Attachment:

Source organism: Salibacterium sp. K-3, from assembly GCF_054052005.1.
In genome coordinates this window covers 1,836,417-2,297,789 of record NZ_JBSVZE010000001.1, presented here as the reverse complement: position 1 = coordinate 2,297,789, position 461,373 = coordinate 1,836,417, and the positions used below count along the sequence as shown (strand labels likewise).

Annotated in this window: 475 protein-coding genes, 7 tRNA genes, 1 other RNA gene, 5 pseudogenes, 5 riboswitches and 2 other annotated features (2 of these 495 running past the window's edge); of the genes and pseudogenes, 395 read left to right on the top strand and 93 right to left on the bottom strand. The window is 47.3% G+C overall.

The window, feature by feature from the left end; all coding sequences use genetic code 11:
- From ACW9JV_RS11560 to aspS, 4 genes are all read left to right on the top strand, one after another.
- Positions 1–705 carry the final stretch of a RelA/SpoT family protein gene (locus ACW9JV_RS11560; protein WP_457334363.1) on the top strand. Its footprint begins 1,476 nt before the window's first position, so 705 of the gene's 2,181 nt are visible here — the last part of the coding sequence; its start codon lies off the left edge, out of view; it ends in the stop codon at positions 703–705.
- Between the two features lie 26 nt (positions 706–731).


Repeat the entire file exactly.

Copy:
Source organism: Salibacterium sp. K-3, from assembly GCF_054052005.1.
In genome coordinates this window covers 1,836,417-2,297,789 of record NZ_JBSVZE010000001.1, presented here as the reverse complement: position 1 = coordinate 2,297,789, position 461,373 = coordinate 1,836,417, and the positions used below count along the sequence as shown (strand labels likewise).

Annotated in this window: 475 protein-coding genes, 7 tRNA genes, 1 other RNA gene, 5 pseudogenes, 5 riboswitches and 2 other annotated features (2 of these 495 running past the window's edge); of the genes and pseudogenes, 395 read left to right on the top strand and 93 right to left on the bottom strand. The window is 47.3% G+C overall.

The window, feature by feature from the left end; all coding sequences use genetic code 11:
- From ACW9JV_RS11560 to aspS, 4 genes are all read left to right on the top strand, one after another.
- Positions 1–705 carry the final stretch of a RelA/SpoT family protein gene (locus ACW9JV_RS11560; protein WP_457334363.1) on the top strand. Its footprint begins 1,476 nt before the window's first position, so 705 of the gene's 2,181 nt are visible here — the last part of the coding sequence; its start codon lies off the left edge, out of view; it ends in the stop codon at positions 703–705.
- Between the two features lie 26 nt (positions 706–731).